If you are concerned about the Dublin 8 markets and are wondering they have gone, please read on.
When we were asked to move on from Newmarket Square in May of this year, due to redevelopment, we stayed positive, stayed grateful and channelled our energy into reassuring everyone from our traders to our visitors that this was an opportunity to start again elsewhere. We truly believed that with hard work and the incredible support from our community we would find somewhere soon.
We threw ourselves into it, firstly drawing up a document with the other Sunday markets, laying out what we offered and what our requirements were so it was clear to potential new hosts and advocates (see link below). We wrote articles, we collated information on potential spaces, chased leads, cold called, walked the city, knocked on doors, set up meetings and submitted bids. But it has been a frustrating summer of rejections, closed doors and sorry we can’t help yous.
We have approached Dublin City Council, the OPW, estate agents, landlords and community centres and been turned away by all. Yes we have amazing advocates such as Cllr Rebecca Moynahan, Cllr Claire Byrne and Aoife Hannon (Inchicore Network) who have really pulled out the stops for which we are hugely grateful. And yes we have been offered some spaces but these have either been unsuitable size-wise, fire-wise or distance-wise.
Spaces that are suitable are either in the ownership of DCC, the State or are for sale or for rent for incomprehensible prices.
We knew that slotting in somewhere on a Sunday, just one day a week might be tricky so we prepared a business plan and submitted a strong proposal to take full lease of a warehouse in Inchicore for ten years. There was so much work to do but we were prepared to do it. We could see the future – community centre, co-working spaces, event space, cafe and a market hub at the weekend. After 6 weeks of playing the estate agent bidding game we lost it to another party who had better credit history than us. A safer option!! Not more money in the actual bid – just more bank security.
We really have tried and we will continue to try but the economic landscape of this city is changing fast. Dublin – our much-loved vibrant cultural capital is in serious danger of turning into a corporate, commercial, tourist attraction. Every street corner has a new hotel or student accommodation (which operate as hotels in the summer months so are basically the same thing). And if it’s not a hotel it’s a damn tourist souvenir shop.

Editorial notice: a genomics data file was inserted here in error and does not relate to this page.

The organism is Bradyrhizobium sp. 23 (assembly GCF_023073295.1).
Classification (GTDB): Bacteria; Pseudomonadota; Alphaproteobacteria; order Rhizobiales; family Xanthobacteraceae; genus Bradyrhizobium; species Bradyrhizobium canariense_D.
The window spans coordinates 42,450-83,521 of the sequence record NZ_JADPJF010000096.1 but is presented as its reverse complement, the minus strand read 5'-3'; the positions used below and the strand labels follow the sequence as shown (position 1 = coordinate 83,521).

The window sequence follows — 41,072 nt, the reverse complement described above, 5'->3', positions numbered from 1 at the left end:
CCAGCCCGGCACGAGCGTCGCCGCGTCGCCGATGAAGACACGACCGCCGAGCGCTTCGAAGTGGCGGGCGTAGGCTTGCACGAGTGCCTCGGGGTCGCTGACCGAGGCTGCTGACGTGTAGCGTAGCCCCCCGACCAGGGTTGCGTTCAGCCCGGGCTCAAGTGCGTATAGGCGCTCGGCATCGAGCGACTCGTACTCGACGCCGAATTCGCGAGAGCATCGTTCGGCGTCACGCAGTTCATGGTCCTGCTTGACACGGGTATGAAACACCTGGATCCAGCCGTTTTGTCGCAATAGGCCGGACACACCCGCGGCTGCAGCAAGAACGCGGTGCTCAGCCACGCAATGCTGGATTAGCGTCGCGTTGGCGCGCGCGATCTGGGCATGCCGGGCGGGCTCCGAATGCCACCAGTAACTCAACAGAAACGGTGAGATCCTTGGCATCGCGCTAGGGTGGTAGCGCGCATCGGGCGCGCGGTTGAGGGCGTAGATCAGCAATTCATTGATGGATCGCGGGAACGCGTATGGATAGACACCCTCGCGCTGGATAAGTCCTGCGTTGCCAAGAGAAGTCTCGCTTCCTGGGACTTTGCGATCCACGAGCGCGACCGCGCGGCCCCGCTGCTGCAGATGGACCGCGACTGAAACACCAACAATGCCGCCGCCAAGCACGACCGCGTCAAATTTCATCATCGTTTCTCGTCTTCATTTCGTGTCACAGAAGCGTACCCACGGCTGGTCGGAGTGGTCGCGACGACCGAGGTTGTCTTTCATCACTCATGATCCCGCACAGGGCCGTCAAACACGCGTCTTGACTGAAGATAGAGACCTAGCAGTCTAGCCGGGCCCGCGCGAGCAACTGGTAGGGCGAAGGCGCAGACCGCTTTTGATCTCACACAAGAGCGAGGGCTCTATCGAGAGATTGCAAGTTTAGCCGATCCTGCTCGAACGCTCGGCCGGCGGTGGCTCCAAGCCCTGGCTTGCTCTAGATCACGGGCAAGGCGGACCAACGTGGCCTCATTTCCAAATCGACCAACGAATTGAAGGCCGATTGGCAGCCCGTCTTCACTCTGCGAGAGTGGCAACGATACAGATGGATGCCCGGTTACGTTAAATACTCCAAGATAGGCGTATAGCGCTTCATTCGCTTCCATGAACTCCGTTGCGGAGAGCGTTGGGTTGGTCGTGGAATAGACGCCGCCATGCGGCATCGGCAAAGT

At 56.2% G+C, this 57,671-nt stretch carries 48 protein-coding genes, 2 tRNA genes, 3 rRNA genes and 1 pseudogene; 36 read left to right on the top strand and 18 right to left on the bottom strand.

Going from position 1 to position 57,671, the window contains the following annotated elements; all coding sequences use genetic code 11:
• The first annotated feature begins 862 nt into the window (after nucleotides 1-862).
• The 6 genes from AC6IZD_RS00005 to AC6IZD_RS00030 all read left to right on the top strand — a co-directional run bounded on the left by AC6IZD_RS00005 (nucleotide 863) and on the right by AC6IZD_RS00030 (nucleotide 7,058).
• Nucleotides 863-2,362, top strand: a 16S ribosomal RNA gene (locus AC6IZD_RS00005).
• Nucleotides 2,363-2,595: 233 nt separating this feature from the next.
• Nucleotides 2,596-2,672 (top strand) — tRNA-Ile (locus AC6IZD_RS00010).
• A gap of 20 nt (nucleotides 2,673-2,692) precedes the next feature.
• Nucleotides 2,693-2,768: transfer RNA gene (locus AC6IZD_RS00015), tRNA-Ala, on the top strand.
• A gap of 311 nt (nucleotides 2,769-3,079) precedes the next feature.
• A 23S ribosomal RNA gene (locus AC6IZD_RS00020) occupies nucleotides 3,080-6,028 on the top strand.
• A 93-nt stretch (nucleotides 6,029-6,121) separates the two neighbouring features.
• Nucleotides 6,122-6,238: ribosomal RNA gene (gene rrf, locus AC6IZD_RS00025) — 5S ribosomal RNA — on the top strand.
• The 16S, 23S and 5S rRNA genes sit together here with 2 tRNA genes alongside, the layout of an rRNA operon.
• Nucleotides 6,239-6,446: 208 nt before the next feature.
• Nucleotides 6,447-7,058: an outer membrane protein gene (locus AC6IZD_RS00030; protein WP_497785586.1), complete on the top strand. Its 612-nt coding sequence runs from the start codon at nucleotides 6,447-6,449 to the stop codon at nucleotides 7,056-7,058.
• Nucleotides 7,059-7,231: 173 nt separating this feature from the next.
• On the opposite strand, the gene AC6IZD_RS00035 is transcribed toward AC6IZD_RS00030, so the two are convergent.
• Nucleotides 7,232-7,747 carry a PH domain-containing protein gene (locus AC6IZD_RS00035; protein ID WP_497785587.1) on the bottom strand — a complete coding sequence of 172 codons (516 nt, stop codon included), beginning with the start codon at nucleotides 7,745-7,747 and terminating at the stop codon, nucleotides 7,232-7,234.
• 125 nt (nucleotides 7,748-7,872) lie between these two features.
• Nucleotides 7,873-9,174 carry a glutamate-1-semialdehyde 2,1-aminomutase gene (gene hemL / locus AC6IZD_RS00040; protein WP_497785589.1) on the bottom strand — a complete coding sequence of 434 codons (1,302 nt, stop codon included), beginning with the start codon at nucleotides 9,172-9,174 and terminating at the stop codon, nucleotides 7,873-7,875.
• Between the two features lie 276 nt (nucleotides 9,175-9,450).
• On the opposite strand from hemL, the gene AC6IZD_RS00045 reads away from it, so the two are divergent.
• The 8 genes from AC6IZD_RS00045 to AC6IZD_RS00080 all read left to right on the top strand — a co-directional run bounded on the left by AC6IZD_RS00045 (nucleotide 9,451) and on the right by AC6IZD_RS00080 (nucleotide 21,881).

Markets are proven to provide socio-economic development, neighbourhood cohesion, opportunities for integration and environmental sustainability. They are the corner stones of society in most European cities. But not Dublin – in Dublin we have seen the closure of 7 weekend markets this summer- The Dublin Flea, Brocante Dublin, Fusion Sundays, Purevintage Fair, Rumble in the Jumble, The New Market Collective and the Grand Social’s Hapenny Market. As well as the ongoing attempt by Dublin City Council to de-designate one of Dublin’s oldest markets, Cumberland Street Market, and remove the traders from the Wholesale Fruit & Veg Market who have traded there successfully for generations.
This is unacceptable. A city with no housing and no markets is not a city. Dublin is becoming unlivable and unlovable. There is a housing crisis but all that is being built is accommodation for tourists. Homelessness has reached epidemic proportions. And the brain drain is alive and well again.
We need accommodation and we need culture. We need housing and we need markets.
We will continue to search for a new home for Dublin Flea Market but we need your help! There are Local and European elections next May and we have a voice. Ireland found her voice with YesEquality and The Repeal Project and now it is under threat what with the crazy and dangerous actions taken against Take Back The City – Dublin last week. We need to rise up and demand a better quality of life. We need to write to our local councillors and government ministers and ask what they are doing about it. We need to demand what we want, what we need and what is our right and use our feet, our voices and votes to get it.
It saddens us to write this because we have been huge advocates of Dublin for the last ten years but it is difficult to keep the faith when you’re faced with limited options, sky rocketing rents, rejections and dead ends.
To update you, there will be no Flea in September. We are very sorry. We really miss it. We really miss you. We stay ever hopeful, although frustrated and we thank you for your support and encouragement.
The Dublin Fleas,
Sharon Aisling, Dave and Luca
Tag or share this post (WRITE POST not Copy Link or else attached doc just gets shared) with anyone you know that is concerned with the closure of the markets.
And please write to your local councillors or the Dublin Flea Market’s local area councillors and let them know how you feel.